Helicopter UH-1H 69-15466


Information on U.S. Army helicopter UH-1H tail number 69-15466
The Army purchased this helicopter 0670
Total flight hours at this point: 00000206
Date: 10/17/1970
Incident number: 70101742.KIA
Unit: 254 MED DET
South Vietnam
UTM grid coordinates: CQ300265
Original source(s) and document(s) from which the incident was created or updated: Defense Intelligence Agency Helicopter Loss database. Also: OPERA (Operations Report. )
Loss to Inventory

Crew Members:
AC CW2 ENGELHARDT GARY WAYNE KIA
P CW2 BREGLER JOHN RAMSEY KIA
CE SP4 MEARS GUY LAMAR JR KIA


War Story:
On 17 Oct 70, My commander, MAJ Leonard "Rod" Roderwick and I were returning from a Ash & Trash run form Nha Trang to Qui Nhon, no weapons except side arms on board. At Blue Star vicinity we picked up a MayDay Call or an alert. As we approached Vong Rho Bay we could see a fire burning on top of one of the mountains north of the bay. We approached and contacted Tuy Hoa tower as to the situation. Negative enemy situation. We did have high winds in excess of 40 knots. We went in. It was a Dustoff from the 254th Med Det. They were in to pick up a wounded Korean. Little did we know that they were shot down by an RPG. Maj Roderwick took the controls for it was his side to land with left skid only on a rock into the wind. The only survivor of the crash was a medic with a broken back. We didn't have a backboard. We also recovered the upper torso of an individual named (Peterson?) sticks in my mind what I saw. As I and my first sergeant (pax) unassed the aircraft and were lifting the medic onto the aircraft when an RPG went through our open doors of our UH-1H, 540. We delivered Mears to Tuy Hoa. Negative requests to return to the hill top to get the injured Korean. Roderwick got a DFC and I got a Bronze Star with V/dev. The Pilot and Co Pilot are listed as follows: CW2 John Ramsey Bregler, CW2 Gary Wayne Engelhardt both 254 Med Det Pilots.

Who was Peterson? One does not pick up an upper torso and head with flight suit on and the name tag stills sticks in my mind. And his blood on the floor of our A/C. Switched flight suits/nomex shirt back at base? That said, retreating blade strike, on the left side, would bring the other blade threw the cockpit, a severed torso could be expected.

From CW4 Daniel P. Haskins, USA Ret Email onthefaultline@hughes.net February 2012.

I went into this LZ (high pinnacle) twice. The first time as a back seat observer with the company commander of the 254th (don't remember his name) who was the AC and Lt Edward MacDonald of the 283rd Med Det as the pilot.

We were taking off from Tuy Hoa to drop off the company commander somewhere and I was in the back. I was going to take over as AC after dropping him off and fly back to Tuy Hoa. Just after take off we received the dustoff call. I don't remember if or who was there before us, however when we arrive it was reported that they had been hit by a rocket. We ended up picking up Mears (I believe) and taking him back to Tuy Hoa Hospital. He was barely alive and badly burned. Upon arriving at the hospital the company commander exited the helicopter to escort Mears and get updated on his condition. At this time, I took over as AC and proceeded to fly back to the flight area and shutdown the aircraft. Just before we shut down we received another Dustoff call from the same hill as they had found another crewmember alive ( I believe it was the Korean interpreter). Upon arriving at the site the conditions were not good as the winds were gusting very bad. Being aware of the possible rocket shoot down and the wind conditions the approach was very difficult. There was not a place to land so we had to hover as they tried to bring the wounded to the aircraft. I remember flying downwind approaching the pinnacle and at the last moment turning the nose into the wind and trying to hover. This was the only way to avoid the area or direction the rocket reportedly came from. We then flew back to Tuy Hoa and dropped the patient at the hospital. I do not know if he lived or not. It seems to me he was the only one to survive the incident. There was another aircraft that assisted with this pick up from the 540th TC out of Quinn Non (sp). I do not remember who he was, but might have been the major who is listed in the other incident report. I might add I flew with Gary Englehart on several night cross country flights while we were stationed at Fort Hood after flight school. He was a very talented pilot and an overall nice guy. This incident happened during the time the 254th Med Det ( I believe it was the 254th) was being merged with the 283rd Med Detachment which had just moved to Tuy Hoa from Pleiku in September of 1970.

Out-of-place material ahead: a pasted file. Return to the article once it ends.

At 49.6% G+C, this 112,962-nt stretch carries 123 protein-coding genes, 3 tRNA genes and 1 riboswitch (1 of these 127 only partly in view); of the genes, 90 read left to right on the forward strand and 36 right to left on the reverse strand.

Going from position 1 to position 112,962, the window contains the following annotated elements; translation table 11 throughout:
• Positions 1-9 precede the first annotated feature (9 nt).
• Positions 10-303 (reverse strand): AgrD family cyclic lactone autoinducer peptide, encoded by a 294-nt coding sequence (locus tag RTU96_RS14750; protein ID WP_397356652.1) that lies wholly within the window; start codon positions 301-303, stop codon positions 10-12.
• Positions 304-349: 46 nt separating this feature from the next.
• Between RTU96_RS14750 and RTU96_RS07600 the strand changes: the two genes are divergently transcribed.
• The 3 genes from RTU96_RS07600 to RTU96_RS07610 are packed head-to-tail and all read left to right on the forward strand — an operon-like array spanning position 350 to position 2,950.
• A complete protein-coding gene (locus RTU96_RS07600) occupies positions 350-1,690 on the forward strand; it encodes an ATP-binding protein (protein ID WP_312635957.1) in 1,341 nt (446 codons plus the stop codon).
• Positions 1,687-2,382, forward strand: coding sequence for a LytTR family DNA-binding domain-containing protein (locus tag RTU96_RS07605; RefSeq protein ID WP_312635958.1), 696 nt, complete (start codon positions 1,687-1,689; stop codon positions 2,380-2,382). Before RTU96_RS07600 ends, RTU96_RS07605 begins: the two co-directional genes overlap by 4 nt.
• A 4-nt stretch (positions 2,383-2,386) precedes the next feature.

From: John S Farrance Dustoff 61 283rd Med Det 70 / 71 farranj1@notes.horacemann.com My name is Fred Hill and I was an avionics tech with the 254th Dustoff and I remember this incident well. There were two survivors, a Sergeant Hong who was a Korean interpreter and a medic whose last name was Meyers and I believe his first name was Mark though I could be wrong. It was Meyers who had the broken back.. I never knew it was an RPG until I read this report 40 years later.

This record was last updated on 03/01/2012


Additional information is available on CD-ROM.

Please send additions or corrections to: The VHPA Webmaster Gary Roush.

KIA statistics

Return to the KIA name list

Return to the KIA panel date index

Date posted on this site: 09/23/2017


Copyright © 1998 - 2017 Vietnam Helicopter Pilots Association